Three questions for you:
1. Social capital defined how? It is one of the most variegated
concepts in the field.
2. 10% reduction as compared with whom? That is, is it among a sample
of subjects all of whom work outside the home, or not?
Thanks, I am very interested in these answers.
>>> [log in to unmask] 09/05/02 09:54AM >>>
Ten minutes of commuting reduces social capital by 10%.
-- R.D. Putnam, www.bowlingalone.com
----- Original Message -----
From: "Edmund Chattoe" <[log in to unmask]>
To: <[log in to unmask]>
Sent: Thursday, September 05, 2002 3:31 AM
Subject: Probably Naive But ...
> Dear All,
> I know there's a literature on differences between urban and rural
> social networks but I'm interested in what social networkers believe
> about spatial effects generally. (I know geographers have some
> theories in this area too.)
> Specifically, how much difference does spatial dispersion make to
> network links? This can be looked at in two ways:
> 1) Are the social networks of people who live - on average - further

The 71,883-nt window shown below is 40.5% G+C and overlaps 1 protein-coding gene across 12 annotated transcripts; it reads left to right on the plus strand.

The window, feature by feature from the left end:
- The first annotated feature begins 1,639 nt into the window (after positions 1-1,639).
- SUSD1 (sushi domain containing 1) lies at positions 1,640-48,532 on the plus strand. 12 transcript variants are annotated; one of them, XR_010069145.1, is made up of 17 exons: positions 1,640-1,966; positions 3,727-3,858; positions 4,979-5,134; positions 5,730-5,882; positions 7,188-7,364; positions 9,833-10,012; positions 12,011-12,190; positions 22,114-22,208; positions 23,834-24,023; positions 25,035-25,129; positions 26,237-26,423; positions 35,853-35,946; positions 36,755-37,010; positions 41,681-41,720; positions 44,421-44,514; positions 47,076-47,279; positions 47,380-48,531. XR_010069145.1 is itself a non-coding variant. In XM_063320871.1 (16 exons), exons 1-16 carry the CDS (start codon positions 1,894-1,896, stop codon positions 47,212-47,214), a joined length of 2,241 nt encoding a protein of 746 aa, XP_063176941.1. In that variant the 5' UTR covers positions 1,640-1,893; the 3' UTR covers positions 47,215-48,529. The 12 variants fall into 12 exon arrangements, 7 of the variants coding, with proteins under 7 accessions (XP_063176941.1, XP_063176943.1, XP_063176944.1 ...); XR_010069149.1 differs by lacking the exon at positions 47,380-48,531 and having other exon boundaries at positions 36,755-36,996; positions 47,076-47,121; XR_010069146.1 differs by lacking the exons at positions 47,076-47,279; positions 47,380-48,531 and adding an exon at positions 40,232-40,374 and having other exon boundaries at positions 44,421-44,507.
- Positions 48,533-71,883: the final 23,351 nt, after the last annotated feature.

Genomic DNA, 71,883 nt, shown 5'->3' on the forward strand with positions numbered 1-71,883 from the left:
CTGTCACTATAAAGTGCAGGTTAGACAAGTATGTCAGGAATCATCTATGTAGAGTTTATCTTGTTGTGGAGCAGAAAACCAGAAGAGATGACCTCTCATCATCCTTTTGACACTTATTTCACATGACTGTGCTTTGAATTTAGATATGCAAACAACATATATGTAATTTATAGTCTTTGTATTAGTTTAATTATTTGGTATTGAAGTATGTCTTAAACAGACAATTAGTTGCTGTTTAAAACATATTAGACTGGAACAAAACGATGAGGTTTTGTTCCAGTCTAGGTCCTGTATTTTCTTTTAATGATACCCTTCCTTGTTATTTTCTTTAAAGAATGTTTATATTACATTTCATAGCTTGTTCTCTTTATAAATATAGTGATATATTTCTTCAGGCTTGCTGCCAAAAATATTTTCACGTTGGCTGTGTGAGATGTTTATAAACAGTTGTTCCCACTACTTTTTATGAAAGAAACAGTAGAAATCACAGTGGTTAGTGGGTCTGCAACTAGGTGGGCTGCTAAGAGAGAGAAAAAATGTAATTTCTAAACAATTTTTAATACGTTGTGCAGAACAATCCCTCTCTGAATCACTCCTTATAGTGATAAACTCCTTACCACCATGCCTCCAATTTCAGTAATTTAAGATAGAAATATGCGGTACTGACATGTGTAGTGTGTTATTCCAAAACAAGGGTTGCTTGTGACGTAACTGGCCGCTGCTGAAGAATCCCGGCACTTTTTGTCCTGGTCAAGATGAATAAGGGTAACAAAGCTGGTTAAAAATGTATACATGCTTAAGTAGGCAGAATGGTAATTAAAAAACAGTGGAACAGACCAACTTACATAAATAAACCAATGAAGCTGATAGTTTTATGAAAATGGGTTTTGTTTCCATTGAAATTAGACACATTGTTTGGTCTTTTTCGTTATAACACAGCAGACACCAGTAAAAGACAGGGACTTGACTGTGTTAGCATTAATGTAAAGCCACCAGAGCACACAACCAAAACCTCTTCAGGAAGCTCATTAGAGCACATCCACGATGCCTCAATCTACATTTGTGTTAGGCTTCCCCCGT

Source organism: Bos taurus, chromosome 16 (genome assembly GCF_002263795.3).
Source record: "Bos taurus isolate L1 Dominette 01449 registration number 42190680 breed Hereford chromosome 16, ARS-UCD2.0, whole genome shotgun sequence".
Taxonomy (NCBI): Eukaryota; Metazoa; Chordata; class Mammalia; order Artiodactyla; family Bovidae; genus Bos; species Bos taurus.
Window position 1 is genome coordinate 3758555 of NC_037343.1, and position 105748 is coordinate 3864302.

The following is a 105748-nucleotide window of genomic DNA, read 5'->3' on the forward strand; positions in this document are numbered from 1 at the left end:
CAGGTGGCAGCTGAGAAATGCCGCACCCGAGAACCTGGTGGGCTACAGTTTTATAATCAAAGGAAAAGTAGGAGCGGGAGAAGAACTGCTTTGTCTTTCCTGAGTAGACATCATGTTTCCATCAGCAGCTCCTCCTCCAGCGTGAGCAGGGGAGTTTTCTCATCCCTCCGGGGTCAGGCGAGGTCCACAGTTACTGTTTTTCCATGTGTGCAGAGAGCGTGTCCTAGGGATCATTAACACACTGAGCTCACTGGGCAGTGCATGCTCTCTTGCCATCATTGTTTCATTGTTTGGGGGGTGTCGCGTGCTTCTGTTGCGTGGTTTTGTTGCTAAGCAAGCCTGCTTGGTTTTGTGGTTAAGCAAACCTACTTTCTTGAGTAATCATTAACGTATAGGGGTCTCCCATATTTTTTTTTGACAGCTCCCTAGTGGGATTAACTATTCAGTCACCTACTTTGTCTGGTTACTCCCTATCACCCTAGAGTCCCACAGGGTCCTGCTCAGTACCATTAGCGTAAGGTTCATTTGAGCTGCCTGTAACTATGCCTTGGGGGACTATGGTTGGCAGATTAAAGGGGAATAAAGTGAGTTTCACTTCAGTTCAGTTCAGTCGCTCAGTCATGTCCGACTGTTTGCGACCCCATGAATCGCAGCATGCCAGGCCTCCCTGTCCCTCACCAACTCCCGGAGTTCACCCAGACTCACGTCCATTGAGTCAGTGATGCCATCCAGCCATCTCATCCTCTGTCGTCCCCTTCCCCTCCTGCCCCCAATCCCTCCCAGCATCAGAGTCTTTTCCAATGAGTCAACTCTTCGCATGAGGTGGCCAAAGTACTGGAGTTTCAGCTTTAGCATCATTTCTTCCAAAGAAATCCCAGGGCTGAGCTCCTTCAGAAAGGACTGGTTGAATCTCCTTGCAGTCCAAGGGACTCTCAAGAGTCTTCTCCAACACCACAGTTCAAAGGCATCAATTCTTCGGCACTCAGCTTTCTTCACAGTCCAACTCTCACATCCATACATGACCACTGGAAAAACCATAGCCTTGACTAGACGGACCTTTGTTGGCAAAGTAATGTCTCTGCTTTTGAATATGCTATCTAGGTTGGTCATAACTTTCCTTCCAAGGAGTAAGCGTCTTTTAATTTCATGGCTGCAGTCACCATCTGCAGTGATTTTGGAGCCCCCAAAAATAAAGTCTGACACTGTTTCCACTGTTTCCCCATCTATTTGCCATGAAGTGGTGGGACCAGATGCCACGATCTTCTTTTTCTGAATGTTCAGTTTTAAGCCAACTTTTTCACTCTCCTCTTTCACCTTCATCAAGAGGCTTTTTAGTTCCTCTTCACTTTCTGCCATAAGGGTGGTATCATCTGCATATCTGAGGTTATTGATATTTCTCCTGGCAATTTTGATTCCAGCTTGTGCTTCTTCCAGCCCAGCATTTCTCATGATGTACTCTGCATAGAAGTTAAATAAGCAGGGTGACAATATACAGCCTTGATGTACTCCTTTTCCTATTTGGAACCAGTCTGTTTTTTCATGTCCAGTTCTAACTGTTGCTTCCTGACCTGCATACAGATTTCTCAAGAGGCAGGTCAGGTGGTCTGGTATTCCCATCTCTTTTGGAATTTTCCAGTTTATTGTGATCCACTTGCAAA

> apart (like those in rural areas) different from those who live
> further together? How so? (A subsidiary question to this, that I
> don't think has been addressed, is: are people in an organisation
> more likely to know each other than, say, people in a city block,
> seeing this purely as a spatial phenomenon.)
> 2) What is the spatial distribution for various kinds of network
> links: kin, friends, colleagues. I have seen a piece of work by a
> social pyschology (Latane/) that asked people to list all contacts
> the last week and their location/type.
> Generally, there must be an awful lot of network data files about by
> now. How much meta analysis has been done so one could take an
> "anonymous" network and say "according to these measures, this is
> probably a network from an urban area/rural area/cyberspace/real
> Edmund Chattoe: Department of Sociology, University of Oxford,
> House, St Ebbes, Oxford, OX1 1PS, tel: 01865-286174, fax:
> http://www.sociology.ox.ac.uk Review Editor, J. Artificial
> and Social Simulation (JASSS) http://www.soc.surrey.ac.uk/JASSS/
> "So act as
> to treat humanity, whether in your own person or in another, always
> end, and never as only a means." (Immanuel Kant, Fundamental